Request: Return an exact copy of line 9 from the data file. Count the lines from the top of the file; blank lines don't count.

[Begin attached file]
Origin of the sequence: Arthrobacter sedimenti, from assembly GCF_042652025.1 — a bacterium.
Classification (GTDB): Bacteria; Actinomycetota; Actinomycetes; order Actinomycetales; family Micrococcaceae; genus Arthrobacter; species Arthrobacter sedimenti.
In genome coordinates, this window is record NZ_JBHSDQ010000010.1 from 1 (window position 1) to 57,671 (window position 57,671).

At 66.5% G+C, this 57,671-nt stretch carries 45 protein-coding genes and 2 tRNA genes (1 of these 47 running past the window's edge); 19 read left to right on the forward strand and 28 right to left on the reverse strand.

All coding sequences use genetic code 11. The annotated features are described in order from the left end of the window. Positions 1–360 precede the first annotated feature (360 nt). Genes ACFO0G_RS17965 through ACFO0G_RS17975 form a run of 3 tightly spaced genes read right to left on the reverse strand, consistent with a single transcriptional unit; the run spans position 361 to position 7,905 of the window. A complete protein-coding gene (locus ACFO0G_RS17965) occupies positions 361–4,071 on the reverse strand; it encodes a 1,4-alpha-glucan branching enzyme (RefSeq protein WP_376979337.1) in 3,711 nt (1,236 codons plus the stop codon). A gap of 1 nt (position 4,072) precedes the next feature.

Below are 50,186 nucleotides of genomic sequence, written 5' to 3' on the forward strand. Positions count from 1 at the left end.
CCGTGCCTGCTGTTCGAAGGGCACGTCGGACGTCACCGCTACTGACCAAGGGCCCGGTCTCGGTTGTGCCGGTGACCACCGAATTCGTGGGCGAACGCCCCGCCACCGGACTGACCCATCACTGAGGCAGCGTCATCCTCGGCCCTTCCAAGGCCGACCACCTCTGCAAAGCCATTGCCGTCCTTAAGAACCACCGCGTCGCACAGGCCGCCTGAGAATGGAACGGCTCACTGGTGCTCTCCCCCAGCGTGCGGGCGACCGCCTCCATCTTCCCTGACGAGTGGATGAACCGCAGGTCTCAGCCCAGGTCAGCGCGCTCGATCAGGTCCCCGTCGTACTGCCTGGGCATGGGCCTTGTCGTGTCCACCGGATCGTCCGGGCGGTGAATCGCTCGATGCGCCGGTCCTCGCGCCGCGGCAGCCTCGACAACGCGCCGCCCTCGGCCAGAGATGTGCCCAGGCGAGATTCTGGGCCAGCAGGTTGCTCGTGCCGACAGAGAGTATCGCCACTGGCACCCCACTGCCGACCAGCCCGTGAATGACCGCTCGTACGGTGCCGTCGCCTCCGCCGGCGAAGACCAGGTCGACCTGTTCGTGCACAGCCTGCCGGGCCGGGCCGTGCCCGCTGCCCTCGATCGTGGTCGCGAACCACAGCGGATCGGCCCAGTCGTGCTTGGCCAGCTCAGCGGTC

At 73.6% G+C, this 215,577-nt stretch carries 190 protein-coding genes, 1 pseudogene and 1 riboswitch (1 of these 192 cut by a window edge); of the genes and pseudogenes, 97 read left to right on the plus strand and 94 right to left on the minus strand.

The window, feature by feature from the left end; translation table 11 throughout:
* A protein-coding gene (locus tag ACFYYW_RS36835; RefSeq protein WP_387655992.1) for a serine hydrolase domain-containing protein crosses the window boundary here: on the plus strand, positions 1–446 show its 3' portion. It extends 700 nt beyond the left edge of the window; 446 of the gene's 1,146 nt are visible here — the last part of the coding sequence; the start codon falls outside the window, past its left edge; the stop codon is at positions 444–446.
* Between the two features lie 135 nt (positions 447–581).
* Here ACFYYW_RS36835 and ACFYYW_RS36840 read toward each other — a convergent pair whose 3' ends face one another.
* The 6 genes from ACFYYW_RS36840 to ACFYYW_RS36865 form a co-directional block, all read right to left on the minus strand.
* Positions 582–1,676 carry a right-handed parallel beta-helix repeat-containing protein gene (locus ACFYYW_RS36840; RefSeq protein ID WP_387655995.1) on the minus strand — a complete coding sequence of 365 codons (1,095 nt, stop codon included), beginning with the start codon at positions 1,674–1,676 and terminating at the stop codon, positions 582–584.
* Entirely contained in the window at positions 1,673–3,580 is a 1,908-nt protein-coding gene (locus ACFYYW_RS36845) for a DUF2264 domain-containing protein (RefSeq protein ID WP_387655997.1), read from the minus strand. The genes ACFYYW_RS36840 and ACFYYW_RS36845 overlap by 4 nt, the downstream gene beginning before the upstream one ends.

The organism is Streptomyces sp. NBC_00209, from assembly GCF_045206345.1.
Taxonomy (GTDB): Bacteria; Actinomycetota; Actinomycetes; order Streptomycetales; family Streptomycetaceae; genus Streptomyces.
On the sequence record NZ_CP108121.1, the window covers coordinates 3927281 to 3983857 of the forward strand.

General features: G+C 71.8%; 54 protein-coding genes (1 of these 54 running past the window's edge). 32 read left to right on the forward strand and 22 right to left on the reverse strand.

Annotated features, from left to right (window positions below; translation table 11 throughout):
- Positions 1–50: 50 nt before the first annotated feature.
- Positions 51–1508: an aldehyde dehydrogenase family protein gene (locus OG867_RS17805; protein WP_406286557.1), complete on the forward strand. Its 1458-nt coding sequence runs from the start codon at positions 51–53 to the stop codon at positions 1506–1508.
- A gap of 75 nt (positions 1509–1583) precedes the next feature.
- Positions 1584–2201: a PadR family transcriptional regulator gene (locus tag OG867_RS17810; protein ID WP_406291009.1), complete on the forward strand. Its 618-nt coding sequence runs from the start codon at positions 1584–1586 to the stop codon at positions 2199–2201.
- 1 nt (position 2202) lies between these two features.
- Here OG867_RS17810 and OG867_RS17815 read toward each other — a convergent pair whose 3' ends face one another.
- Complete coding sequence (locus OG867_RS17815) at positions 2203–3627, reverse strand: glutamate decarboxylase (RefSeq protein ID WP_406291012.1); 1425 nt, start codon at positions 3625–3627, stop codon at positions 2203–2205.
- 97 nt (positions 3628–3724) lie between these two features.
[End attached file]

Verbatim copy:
The window, feature by feature from the left end; translation table 11 throughout: